Alex Smith*, 19, from Coventry, found that a trip to Nepal when she was 16 helped put her problems at school into perspective.
At the top of the steep steps leading to a viewpoint that overlooks a vast valley in the Annapurna Foothills of Nepal, I burst into tears. As part of my volunteering trip with Global Vision International, we were lucky enough to travel around the country – and this trek took us down the valley, then up these steps, the stairs to Ghandruk. As I looked across at the seemingly endless landscape we’d traversed, I felt an incredible sense of achievement, coupled with a feeling of being utterly tiny and insignificant. It gave me a real sense of perspective; suddenly all the problems I’d experienced back home faded into insignificance.
The girls at my school who made me feel bad about myself just didn’t matter – out here, I could be who I was, and everyone I’d met so far had responded to me on that level. It was a highly emotional experience, and it has stayed with me ever since.
Things started to get difficult for me at the all-girls school I attended around Year 9. I wouldn’t call it outright bullying, but something harder to put your finger on. I’d describe myself as an individual, not like everyone else, but that can make you a target. Once, I came in wearing a pair of shoes I’d saved up for, but because some of the girls thought they looked unfashionable, they shared pictures of them on Instagram, saying how horrible they were. I was also teased for the fact that I can speak Mandarin – I’ve been learning it for years – and I became more and more shunned and isolated. No one wanted to sit with me at lunchtime, or pick me for gym teams; there was nothing outright nasty, but it was enough to make me miserable and vulnerable. I became withdrawn, and gave up on making friends, throwing myself into my studies. My parents didn’t notice how unhappy I was; they saw my good grades and thought I must be OK.
By the time I was 15, things were bad enough for my parents to start thinking about me changing schools. I just wanted to get away from everything and began researching how I could. I found GVI, the only organisation that offered a volunteer programme for people my age, and applied. I chose Nepal because it sounded fascinating. I’d only ever been on family holidays to Spain, and, once, to Sri Lanka, but I’d never done anything truly adventurous. So the next summer I flew off to Kathmandu, more excited than nervous.
It felt instantly overwhelming: the noise, the chaos, the dirt roads… but also absorbing. The volunteer work involved cleaning and renovating the dormitories of a school in a tiny village in the middle of rice fields. Seeing where these children lived, it felt so different to my own life – but it was amazing. It showed that I could make a difference to others; as a teenager, you don’t feel like you have much power or agency to make things happen, but this proved that, actually, you do.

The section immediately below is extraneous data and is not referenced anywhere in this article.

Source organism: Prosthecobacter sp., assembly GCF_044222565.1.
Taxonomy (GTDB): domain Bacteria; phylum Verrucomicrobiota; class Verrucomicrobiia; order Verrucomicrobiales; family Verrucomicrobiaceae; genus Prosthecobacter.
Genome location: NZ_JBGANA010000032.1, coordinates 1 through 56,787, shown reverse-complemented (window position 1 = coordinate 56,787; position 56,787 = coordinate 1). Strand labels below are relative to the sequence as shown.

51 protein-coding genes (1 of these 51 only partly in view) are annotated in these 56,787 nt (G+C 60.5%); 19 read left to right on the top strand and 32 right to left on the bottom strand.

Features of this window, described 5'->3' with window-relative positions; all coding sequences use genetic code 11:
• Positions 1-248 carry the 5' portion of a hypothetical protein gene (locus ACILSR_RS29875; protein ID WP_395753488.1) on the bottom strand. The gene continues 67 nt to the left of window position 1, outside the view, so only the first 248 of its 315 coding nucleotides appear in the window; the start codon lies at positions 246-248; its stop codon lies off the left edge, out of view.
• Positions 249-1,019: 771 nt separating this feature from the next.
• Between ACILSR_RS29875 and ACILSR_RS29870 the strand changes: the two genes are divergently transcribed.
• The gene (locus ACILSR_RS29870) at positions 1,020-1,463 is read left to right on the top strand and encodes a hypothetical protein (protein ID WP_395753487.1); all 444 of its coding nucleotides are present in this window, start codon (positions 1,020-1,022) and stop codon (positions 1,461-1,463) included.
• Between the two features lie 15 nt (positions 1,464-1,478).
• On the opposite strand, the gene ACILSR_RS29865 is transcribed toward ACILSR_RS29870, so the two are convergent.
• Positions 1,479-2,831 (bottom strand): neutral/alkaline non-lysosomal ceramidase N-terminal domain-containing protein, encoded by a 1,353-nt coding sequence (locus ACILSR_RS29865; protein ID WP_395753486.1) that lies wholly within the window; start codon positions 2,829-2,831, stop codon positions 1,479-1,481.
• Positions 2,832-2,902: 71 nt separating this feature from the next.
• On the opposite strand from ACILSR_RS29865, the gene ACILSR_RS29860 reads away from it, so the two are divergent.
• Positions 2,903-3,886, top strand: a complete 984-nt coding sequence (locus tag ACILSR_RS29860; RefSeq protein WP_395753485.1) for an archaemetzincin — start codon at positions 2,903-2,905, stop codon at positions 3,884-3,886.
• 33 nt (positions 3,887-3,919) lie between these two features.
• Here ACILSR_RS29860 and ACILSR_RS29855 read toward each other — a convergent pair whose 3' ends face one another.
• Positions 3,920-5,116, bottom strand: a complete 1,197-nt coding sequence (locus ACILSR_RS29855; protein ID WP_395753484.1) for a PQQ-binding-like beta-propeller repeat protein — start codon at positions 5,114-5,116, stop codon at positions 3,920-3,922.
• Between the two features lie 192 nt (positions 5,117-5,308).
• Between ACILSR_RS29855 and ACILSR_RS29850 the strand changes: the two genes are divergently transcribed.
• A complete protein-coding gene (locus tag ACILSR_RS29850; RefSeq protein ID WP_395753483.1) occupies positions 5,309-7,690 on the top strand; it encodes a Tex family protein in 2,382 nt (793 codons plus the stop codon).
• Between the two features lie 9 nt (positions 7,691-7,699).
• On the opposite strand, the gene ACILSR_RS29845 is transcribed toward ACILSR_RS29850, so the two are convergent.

I felt blissfully disconnected from everything during the two weeks I was there; there was very little Wi-Fi, so it felt like a release from the pressure of social media, which I do think can also be damaging to mental health. A lot of the girls at my first school had the attitude ‘If it’s not on Instagram, did it even happen?’ rather than just enjoying a moment for what it was.
I loved connecting with people who were different from me. We visited a shelter for women who had been sold into sex slavery and escaped, but had then been rejected by their families. I’d shaved my head for charity and all these women had shaved heads, too – their hair had been removed when they’d been sold. It was a powerful moment of connection, but for very different reasons.
When I got back, I started at a new school, which felt like a clean slate. I made new friends there, and had much more confidence to be myself. It felt as if I had matured so much in a very short space of time.
These days, I don’t get stressed about small things and I also feel incredibly lucky to have so much when so many people have so little. Next year I plan to go to college, but I would definitely do this again – and I recommend it to anyone.”
* Name has been changed
‘Looking out at the view made me feel like I didn’t have a care in the world’
Jonathan Berry, 19, from Liverpool, struggled with depression in the aftermath of his parents’ divorce, but working with elephants in Chiang Mai helped him feel happier.
Just after I got back from volunteering in Thailand this summer, I met up with my friend Joanne and she said she’d never seen me look so happy. It’s certainly true that when I was out there I hadn’t felt that good about myself in a very long time.